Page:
Authorship and Identity in Early Modern Signatures
Annual Meeting of the Renaissance Society of America in Washington,
D.C., 22-24 March, 2012
In recent decades, insightful iconographic and semiotic investigations
of signatures have highlighted their importance as more than just
tools of connoisseurship in the authentication of works of art.
Artists’ signatures—broadly conceived as textual or visual elements
signifying authorship or creative responsibility—are particularly
relevant within the context of early modern art, concomitant with the
rising phenomenon of biographical art history, the humanist cult of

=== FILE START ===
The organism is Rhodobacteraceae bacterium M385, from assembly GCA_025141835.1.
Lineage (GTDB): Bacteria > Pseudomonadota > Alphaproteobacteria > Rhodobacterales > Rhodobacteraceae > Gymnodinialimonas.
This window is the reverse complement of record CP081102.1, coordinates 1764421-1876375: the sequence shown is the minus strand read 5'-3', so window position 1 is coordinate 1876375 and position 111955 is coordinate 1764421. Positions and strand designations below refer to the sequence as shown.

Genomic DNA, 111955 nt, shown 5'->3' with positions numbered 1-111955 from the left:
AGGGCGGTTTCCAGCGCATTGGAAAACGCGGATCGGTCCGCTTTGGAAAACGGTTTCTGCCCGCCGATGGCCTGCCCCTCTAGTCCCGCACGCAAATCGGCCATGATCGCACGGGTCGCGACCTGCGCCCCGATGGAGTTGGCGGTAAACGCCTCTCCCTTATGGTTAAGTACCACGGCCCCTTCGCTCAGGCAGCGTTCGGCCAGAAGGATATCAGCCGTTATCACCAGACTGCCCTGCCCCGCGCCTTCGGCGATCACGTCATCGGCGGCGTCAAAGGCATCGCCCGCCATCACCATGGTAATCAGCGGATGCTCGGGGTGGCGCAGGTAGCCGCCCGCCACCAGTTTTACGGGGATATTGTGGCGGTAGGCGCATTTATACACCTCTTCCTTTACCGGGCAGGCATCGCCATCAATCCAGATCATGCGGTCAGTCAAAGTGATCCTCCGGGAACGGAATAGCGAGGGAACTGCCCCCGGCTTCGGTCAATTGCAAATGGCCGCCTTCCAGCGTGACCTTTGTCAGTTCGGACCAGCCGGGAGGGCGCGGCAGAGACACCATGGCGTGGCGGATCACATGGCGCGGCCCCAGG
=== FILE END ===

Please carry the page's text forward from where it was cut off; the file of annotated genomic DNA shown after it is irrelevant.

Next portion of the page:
fame, and the increasing value placed on a distinctive ‘autograph’
style. Early modern signatures assert artists’ responsibility for
their work, but often carry additional meanings through their textual
content, visual form, and placement. The signature was thus an
important tool of artists’ self-fashioning. For this session, we seek
papers presenting new explorations of this rich subject. Topics in any
medium and geographic region are welcomed, as are papers that take an
Please submit as e-mail attachments (MS Word or PDF) an abstract
(maximum 150 words) and c.v. to both organizers by May 20.
David Boffa <davidboffagmail.com>
Kandice Rawlings <krawlingsgmail.com>
CFP: Authorship & Identity in Early Modern Signatures (RSA/Washington, 22-24 Mar 12). In: ArtHist.net, May 2, 2011 (accessed Jul 31, 2021), <https://arthist.net/archive/1309>.